Into the last week of March I was approached by a friend I met from working on The Aquabats! Super Show! about being the gaffer for a new webseries about foodies in Los Angeles.
Combining my two favorite loves filmmaking and food, it was music to my ears! When I learned more about the production the more I knew this wold be something that I’d love to do. Lots of different locations, restaurant lighting, and most importantly lighting lots and lots of scenes of food! I encourage everyone who loves food, dramas, or some good old fashion nerdism to check out the website for this brand new webseries Pairings!
From Days 1+2
Side Note: I always try to bring a small camera to set to capture some behind the scenes. It’s always nice to have my own set of photos separate that of the still photographers. And being a bit of a camera hoarder I choose to being with me for the first weekend a 1979 Olympus XA rangefinder with some long expired Kodak Max 400 film.
For the first two days of shooting we were in an apartment building in Studio City. I rather liked the building, it was built in 1954 and was really roomy with the original 50’s classic white stove!
Our grip and lighting package is small but it does have all the tools needed to make sure Pairings looks the best it can be! We have:
– (2) 1k Fresnels
– 2k Fresnel
– KinoFlo Fat Man
– KinoFlo Diva
– (5) C-Stands
– (2) Low Boy Combos
– (10) 25ft Stingers
– (10) 15lb Sandbags
– (2) China Balls
– Doorway Dolly
– Apple Box Family
– 2×3 Single, Double, Silk, (2) Flags
– Misc Mounting Grip Equipment
The first day on set is always a little slow. You meet people whom you’ve never seen before and besides learning everyones name (fast) you always wonder what everyones personality type is and if you will get along with them. Luckily for me everyone was super friendly from the very beginning and our DP Seth Johnson (AFI graduate) is fantastic to work with and believes in the whole Picard over Kirk question. Haha!
We spent most of the first day shooting montages of food being prepared in the kitchen. Our go to light was the Diva, we had it setup with 3 bulbs daylight and 1 tungsten for most of the day. Surprisingly this was the first time I’ve used a Diva for an extended period of time. And might I say, I rather enjoy using it. I love that it’s dimmable and small enough to use even in tight spaces. I’m mainly use to using a Fat Man on set but I can see myself renting one of these for a lot of future work.
Ed and Jodie are our executive producers and here they are prepping the, “dipping the madeleines in chocolate” scene. Which we were able to eat afterwards, so tasty! The scene was lit with the Diva with diffusion setup as an overhead light with the Fat Man with two bulbs on as a small fill light.
We also had a lot of scenes with dialogue with our cast sitting on either side of that wooden bar. We still used the window as our main motivated light source. I put the Diva in a hallway next to the kitchen and poked it out as a “window” from down the hallway, flagging it off the walls if needed. For the close ups we walked the Diva in super close and diffused it for the actors key. Seth loves big soft sources for actors and especially for catch lights and this light was a definite winner in his book. He mentioned his love of Meet Joe Black a few times for a similar look, I believed he said they used something along the lines of an 8×8 and punched a 2k-5k though it for a nice soft wrap on the face.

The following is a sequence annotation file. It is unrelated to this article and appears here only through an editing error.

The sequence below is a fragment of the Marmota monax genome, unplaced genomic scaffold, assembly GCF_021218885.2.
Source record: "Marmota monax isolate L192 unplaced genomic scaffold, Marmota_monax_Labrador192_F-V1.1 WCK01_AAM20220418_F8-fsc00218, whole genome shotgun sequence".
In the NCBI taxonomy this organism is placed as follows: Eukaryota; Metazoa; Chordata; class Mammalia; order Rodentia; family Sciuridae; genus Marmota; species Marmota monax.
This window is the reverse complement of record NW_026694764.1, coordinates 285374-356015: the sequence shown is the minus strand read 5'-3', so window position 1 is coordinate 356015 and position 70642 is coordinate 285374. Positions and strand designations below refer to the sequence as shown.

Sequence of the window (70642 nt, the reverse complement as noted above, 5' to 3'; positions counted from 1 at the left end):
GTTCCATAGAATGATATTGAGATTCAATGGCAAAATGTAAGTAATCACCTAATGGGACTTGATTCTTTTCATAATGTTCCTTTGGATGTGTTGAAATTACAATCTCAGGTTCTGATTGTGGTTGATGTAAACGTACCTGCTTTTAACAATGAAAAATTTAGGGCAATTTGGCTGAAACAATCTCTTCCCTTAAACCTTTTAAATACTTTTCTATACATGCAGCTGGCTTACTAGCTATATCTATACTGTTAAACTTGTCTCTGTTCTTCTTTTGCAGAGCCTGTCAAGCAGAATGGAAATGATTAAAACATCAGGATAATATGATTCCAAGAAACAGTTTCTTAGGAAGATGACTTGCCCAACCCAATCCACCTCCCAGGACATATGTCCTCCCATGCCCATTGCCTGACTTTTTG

I loved lighting the food scenes, they were a little tedious because we had such a finite amount of prop food we could use, so we had to make it count. I found myself thinking of some really well lit Food Network shows for inspiration for these scenes, Giada At Home and Barefoot Contessa came to mind. If you haven’t checked them out please do it now! Not only do they both have really nice production value (especially the lighting) both chefs have some amazing recipes to make at home!
We began day two with rain and a lot of it!!
Thankfully we were shooting interiors all day. We continued with some leftover kitchen shots before we moved into the living room.
It was late in the afternoon when we were really full force shooting in the living room. Our Diva was used to help boost the window backlight and our Fat Man was as much as a side light as we could make it. All bulbs were daylight balanced for these scenes. You can see our key grip Hollywooding a foamcore flag to help block excess light from hitting the lens (Camera is left and back from the above photo). I love how he seems to be posing for my camera too haha.
The practical lamp in the corner was on a dimmer with a 100w bulb placed in it.
Coming to the end of the night we had an important scene that took place in front of a TV at night. Seth wanted really simple lighting for the scene so the audience can just focus on the actors performances. Our solution was a very powerful TV gag light from the Diva.
We used the Diva with the egg crate on daylight bulbs front in front of our actors. I was sitting on an apple box behind the light and rode the dimmer to simulate the TV. The gag worked really well!
The only other light we used as a 1k with half CTB that was aimed at the trees across the street to add some depth to the window. It was a very subtle light, the kind where you wouldn’t notice it in the scene but sense something was missing if it wasn’t there.
All and all I must say, I rather enjoyed the first two days shooting. One of the best things about working on a food themed show is that after all the scenes the food becomes part of craft services!
The next two days of shooting took place in a sushi restaurant in Culver City and a house in North Hollywood. Which i’ll try and post the reports for soon!